Bordeaux, the remarkable city on the coast of the Atlantic Ocean, is recommended on various rankings as a city that should definitely be visited. Lonely Planet, the New York Times and "European Destination" have ranked the city high on the list of "must see cities."
History of Bordeaux
During the 3rd century B.C.E., Bordeaux was known as a settlement of the Celts. Over the following centuries, it has been in the hands of Romans, Franks and Norwegians. After a strategic marriage, the city was ruled by England from the 12th to the 15th century. Starting in the 13th century, wine was delivered to England which later gave Bordeaux its name, "Wine City". Wine became an important export product. The prosperity that emerged from this became visible in the architecture of the city and numerous impressive buildings. At the end of the 19th century, a disease hit the grapes and caused a decline in prosperity. In the early 20th century, the city was revived by the emerging arms industry.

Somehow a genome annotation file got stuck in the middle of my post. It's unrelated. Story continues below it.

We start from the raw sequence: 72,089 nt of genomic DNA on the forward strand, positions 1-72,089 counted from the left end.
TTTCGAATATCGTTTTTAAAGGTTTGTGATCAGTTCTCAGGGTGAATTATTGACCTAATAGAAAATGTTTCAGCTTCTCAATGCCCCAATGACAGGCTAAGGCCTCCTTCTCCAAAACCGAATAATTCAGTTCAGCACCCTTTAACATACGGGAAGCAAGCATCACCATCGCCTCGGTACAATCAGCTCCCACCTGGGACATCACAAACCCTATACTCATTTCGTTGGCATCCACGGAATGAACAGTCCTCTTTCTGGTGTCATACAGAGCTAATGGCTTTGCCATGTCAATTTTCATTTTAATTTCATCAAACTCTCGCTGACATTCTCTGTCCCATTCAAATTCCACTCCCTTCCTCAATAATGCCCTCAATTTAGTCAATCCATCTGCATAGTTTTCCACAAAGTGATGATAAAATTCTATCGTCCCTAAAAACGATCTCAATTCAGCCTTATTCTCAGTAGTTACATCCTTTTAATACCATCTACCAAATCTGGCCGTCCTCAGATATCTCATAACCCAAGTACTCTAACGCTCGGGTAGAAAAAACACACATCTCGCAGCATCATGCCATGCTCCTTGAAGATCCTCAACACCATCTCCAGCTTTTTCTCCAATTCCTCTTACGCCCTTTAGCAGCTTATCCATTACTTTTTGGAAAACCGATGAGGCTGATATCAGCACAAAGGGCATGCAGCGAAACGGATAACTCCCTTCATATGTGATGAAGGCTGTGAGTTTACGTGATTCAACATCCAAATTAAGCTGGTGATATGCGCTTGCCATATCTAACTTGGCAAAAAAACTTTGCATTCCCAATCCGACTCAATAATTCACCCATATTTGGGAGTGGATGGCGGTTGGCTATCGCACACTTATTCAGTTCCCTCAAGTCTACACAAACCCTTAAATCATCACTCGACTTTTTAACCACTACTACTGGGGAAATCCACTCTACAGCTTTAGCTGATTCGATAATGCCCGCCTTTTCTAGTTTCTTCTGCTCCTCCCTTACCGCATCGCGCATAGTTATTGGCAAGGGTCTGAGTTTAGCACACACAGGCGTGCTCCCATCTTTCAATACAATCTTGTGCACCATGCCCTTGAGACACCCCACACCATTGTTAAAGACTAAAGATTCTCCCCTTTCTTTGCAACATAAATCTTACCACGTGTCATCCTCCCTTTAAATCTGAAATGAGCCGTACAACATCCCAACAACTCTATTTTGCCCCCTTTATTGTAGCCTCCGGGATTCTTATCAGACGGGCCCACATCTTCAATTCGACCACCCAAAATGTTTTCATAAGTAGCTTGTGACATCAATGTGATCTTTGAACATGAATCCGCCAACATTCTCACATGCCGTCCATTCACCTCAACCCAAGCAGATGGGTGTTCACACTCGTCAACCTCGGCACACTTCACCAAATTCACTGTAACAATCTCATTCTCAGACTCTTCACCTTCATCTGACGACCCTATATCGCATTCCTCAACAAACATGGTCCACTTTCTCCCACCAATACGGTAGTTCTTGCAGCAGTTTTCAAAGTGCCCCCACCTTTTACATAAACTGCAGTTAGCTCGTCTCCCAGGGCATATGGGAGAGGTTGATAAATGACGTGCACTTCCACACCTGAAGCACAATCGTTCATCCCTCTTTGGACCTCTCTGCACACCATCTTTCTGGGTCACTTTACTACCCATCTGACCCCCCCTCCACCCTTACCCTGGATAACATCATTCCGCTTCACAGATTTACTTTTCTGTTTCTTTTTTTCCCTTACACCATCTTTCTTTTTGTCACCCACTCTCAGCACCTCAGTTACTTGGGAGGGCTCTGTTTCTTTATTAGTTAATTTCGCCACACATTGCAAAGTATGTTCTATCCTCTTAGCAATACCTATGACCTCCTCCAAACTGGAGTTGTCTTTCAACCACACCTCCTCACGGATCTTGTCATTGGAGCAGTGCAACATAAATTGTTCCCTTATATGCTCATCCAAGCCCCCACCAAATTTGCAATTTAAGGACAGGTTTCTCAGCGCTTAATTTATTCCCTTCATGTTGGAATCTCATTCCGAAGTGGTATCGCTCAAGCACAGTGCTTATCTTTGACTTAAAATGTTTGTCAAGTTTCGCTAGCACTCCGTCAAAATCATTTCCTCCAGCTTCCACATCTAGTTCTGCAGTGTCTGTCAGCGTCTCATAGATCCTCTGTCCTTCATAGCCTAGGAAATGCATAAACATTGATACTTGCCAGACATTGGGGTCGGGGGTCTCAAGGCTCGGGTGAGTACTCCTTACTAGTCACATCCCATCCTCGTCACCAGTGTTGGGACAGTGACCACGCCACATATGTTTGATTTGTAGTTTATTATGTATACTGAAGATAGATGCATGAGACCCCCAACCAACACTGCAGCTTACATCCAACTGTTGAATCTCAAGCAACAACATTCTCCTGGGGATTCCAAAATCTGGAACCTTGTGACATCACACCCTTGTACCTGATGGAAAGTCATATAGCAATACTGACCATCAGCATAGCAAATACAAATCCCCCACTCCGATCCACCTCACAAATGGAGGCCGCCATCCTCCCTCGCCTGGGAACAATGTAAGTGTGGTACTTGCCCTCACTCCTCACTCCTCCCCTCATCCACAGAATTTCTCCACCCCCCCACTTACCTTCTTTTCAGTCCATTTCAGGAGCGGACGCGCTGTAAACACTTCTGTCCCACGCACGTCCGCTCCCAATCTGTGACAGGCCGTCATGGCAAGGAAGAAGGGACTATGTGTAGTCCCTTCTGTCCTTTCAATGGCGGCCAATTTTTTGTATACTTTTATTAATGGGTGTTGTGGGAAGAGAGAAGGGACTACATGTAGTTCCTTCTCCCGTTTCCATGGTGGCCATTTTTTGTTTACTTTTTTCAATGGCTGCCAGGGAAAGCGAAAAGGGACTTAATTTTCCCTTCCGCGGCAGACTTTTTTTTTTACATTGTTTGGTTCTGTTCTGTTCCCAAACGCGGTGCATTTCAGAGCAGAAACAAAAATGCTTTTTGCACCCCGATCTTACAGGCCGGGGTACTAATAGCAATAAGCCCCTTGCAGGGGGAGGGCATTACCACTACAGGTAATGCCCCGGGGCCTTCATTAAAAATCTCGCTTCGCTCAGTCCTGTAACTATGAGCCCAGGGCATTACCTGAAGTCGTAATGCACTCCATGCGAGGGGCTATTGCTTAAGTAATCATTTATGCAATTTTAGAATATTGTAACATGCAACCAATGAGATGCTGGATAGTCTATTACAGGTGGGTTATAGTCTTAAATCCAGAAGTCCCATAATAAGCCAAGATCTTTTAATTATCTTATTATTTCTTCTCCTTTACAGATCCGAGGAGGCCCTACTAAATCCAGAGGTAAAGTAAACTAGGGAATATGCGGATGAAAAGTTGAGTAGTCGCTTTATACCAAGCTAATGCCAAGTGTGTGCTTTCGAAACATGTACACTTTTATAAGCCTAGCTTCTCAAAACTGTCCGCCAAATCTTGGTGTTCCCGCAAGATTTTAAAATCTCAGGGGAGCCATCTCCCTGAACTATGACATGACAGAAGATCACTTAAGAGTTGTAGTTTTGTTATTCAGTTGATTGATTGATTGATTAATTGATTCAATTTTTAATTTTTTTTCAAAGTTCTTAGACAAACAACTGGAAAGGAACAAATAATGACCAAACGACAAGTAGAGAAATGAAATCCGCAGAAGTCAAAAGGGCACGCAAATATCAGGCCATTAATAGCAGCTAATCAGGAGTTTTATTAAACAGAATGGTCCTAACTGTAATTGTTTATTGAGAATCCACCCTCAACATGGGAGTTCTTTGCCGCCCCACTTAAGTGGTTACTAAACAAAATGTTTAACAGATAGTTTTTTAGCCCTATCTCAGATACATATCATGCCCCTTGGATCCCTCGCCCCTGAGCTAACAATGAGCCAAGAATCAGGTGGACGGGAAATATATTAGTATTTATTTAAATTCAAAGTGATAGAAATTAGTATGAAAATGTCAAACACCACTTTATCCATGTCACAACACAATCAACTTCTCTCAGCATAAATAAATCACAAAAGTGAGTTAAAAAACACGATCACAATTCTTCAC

Bordeaux was the temporary seat of the French government in both WWI and WWII. After WWII, Mayor Jacques Chaban-Delmas left his mark on the city for a long time.